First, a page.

Nigerians paid N2.15trn for petrol in 12 months, says NNPC

Earns $342.92m in 7 months

By Obas Esiedesa, Abuja

Nigeria’s crude oil and condensate production averaged 1.62 million barrels per day in the first four months of this year, latest data from the Nigerian National Petroleum Corporation (NNPC) has shown.

NNPC data showed that cumulatively, Nigeria produced 195.14 million barrels from January to April, 2021.

According to NNPC, January production was 49. 258 million barrels (1.58 million barrels per day), while February production was 45.357 million barrels (1.62mb/day). In March, production was 51.225 million barrels (1.65mb/day) while April production was 49.3 million barrels (1.63mb/day).  

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NNPC, in its monthly reports to the Federation Account Allocation Committee (FAAC), however, showed that $342.92 million was realized from the sales of crude oil it lifted in the first seven months of the year.

The reports indicated that $24.32 million was received in January, $30.99 million in February; $93.37 in March; 1.89 million in April; $167.72 million in May; $11.68 million June, and $12.95 million in July.

In preparation for the 2022 Budget presentation, the Senate had last week passed the 2022-2024 Medium Term Expenditure Framework and Fiscal Strategy Paper (MTEF/FSP).

The Senators approved Federal Government’s revenue projection of N8.36 trillion; and proposed expenditure of N13.98 trillion.

 Accordingly, it also approved the daily crude oil production of 1.88mbpd, 2.23mbpd, and 2.22mbpd for 2022, 2023 and 2024, particularly “in view of average 1.93mbpd over the last 3 years and the fact that a very conservative oil output benchmark has been adopted for the medium term in order to ensure greater budget realism”.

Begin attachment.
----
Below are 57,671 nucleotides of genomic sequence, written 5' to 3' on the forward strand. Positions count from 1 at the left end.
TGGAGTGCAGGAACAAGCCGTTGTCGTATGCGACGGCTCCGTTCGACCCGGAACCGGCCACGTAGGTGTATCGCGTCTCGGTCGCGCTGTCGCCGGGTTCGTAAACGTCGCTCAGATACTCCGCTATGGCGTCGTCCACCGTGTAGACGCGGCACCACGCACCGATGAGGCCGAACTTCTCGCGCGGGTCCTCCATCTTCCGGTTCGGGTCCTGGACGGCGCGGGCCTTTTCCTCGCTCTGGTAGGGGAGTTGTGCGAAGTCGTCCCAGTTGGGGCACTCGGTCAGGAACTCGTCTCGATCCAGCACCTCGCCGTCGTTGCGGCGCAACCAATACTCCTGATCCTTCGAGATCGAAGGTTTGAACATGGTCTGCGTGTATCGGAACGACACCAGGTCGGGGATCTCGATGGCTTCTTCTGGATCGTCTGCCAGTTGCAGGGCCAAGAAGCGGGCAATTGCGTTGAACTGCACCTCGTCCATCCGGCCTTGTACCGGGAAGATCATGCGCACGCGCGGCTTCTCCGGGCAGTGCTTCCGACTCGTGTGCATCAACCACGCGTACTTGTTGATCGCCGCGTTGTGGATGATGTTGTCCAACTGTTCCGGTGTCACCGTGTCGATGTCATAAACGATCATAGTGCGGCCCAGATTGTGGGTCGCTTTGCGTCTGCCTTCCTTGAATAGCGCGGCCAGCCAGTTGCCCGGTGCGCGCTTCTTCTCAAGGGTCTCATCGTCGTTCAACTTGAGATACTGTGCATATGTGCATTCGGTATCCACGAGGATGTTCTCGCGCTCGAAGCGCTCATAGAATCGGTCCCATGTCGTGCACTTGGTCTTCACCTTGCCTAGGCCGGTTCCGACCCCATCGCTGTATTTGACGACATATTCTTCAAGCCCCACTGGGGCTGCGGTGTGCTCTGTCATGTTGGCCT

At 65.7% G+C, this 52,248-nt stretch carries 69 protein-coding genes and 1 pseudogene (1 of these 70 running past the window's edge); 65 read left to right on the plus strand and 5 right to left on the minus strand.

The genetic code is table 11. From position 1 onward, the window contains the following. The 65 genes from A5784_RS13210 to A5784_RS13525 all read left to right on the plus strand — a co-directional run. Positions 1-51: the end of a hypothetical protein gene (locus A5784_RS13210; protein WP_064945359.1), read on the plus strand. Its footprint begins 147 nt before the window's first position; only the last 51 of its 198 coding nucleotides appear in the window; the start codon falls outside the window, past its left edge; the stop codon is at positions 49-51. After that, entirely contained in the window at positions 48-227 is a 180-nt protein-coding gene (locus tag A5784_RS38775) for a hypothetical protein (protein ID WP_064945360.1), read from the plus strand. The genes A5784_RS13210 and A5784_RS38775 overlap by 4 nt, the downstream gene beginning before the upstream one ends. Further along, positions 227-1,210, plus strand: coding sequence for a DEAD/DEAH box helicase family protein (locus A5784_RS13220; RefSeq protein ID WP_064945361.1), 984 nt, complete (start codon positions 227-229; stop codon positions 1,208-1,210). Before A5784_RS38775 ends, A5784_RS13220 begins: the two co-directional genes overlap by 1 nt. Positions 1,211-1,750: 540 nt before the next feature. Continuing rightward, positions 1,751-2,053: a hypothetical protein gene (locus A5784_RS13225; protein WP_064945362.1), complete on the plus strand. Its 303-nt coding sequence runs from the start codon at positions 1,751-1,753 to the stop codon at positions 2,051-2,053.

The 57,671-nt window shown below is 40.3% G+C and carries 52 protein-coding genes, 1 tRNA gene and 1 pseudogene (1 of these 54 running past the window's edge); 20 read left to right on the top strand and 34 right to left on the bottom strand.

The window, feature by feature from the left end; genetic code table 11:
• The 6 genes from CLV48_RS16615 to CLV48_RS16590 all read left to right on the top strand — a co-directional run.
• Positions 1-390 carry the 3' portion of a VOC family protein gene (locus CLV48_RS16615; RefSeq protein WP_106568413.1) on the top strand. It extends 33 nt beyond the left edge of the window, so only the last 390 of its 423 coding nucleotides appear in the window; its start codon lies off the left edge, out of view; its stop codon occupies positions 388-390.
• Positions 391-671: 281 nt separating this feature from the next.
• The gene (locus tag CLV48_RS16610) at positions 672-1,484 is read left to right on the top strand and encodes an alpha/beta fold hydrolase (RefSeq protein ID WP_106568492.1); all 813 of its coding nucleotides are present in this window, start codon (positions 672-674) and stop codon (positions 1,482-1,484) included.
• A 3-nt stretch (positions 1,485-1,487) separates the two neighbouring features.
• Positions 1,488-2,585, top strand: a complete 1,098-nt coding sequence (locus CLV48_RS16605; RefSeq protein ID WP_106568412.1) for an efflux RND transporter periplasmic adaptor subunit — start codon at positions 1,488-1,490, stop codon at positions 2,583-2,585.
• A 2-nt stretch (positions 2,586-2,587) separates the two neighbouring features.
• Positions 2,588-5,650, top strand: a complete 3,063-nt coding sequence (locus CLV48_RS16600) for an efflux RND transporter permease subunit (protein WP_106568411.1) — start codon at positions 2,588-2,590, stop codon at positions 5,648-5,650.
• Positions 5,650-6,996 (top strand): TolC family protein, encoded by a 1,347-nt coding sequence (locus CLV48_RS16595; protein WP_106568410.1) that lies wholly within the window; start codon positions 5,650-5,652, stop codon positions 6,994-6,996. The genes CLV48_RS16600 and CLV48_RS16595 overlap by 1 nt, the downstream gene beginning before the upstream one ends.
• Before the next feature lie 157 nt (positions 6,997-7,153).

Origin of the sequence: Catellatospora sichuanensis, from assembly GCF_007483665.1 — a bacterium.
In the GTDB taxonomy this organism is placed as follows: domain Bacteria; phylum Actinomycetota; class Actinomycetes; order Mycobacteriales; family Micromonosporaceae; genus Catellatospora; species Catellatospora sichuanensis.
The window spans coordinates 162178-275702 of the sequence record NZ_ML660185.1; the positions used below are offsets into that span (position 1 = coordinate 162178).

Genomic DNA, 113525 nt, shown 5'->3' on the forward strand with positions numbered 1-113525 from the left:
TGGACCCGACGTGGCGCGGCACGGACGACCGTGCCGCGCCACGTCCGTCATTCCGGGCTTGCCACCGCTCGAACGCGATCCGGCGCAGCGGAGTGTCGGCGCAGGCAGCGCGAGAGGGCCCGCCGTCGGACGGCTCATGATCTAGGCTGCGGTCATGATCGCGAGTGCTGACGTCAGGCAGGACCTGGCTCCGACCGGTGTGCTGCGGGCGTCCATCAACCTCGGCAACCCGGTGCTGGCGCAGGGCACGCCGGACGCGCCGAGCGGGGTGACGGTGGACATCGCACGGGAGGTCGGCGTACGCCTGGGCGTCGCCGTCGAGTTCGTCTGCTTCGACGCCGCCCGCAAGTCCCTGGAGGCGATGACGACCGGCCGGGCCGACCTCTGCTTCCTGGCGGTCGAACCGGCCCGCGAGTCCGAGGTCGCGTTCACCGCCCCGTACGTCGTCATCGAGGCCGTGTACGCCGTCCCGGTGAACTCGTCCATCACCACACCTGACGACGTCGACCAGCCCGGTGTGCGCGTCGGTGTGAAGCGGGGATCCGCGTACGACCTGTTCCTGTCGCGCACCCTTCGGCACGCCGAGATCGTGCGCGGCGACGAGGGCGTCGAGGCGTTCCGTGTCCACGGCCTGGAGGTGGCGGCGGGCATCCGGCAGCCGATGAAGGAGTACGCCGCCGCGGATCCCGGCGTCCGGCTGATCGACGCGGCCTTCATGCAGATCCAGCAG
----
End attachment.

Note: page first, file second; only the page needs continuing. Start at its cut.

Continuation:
The Senate also approved the benchmark oil price of $57 per barrel.

This came as the Organisation of Petroleum Exporting Countries (OPEC) in its Monthly Oil Market Report for the Month of August revealed that Nigeria was unable to meet its crude oil production quota of 1.54 million per day.

OPEC reported that Nigeria produced 1.27mb/day in August, a major drop from the 1.44mb/day produced in July. The production figure reported to OPEC does not include condensate production.

Speaking to Vanguard Public Finance in a telephone interview, energy expert and former head of British funded Facility for Oil Sector Transparency and Reform (FOSTER), Mr. Henry Adigun said huge cost of restarting a field, instability in fiscal terms and vandalism were responsible for Nigeria’s low production level in the past.

Adigun was, however, optimistic that with stable oil price and fiscal terms, production would improve as from this month.

According to him, “The challenge is that if you shutdown most of the operations, restarting them is not straight forward. Our rig count was five a few months back and as at last week we were at eleven, so we have moved. A lot of factors affect rig count.

“One is price of oil in the market. When oil price is not very good and you shutdown, it takes a lot of cost to recover. If you look at the cost and it doesn’t look good on your balance sheet then you don’t recover. In the last few weeks we restarted about three fields.

“The other issue is the damage and vandalism that is going on around. The level of vandalism is very high and it is under-reported. Agip, Shell and some other companies have suffered serious damages in their areas, limiting their ability to contribute to production, this has led to shutdowns”, he stated.

He expressed optimism that future report would show increased production, projecting that Nigeria may be able to produce about 1.4mb/day in September.

“The good thing is that (with the Petroleum Industry Act) the fiscals are now out, so people now understand longer term planning, and can actually do better than they could do before when it was hazy.

“The key thing is that the environment about three months ago was not stable enough to get companies to restart production. So when the Department of Petroleum Resources (DPR) allocates you 40,000 barrels or 30,000 barrels and then you have capacity, restarting a facility cost money”.

He also noted that Nigeria’s plan to hit over two million barrels per day production level by next “is also feasible because rig count is now eleven as at last Friday. The next report you will see, we will be doing at least 1.48/1.49mbp/day”.

He added that with oil price stabilizing and the fiscals known, Nigeria will in about nine month’s time attain 2.2mb/day production level with condensate.


Comments expressed here do not reflect the opinions of vanguard newspapers or any employee thereof.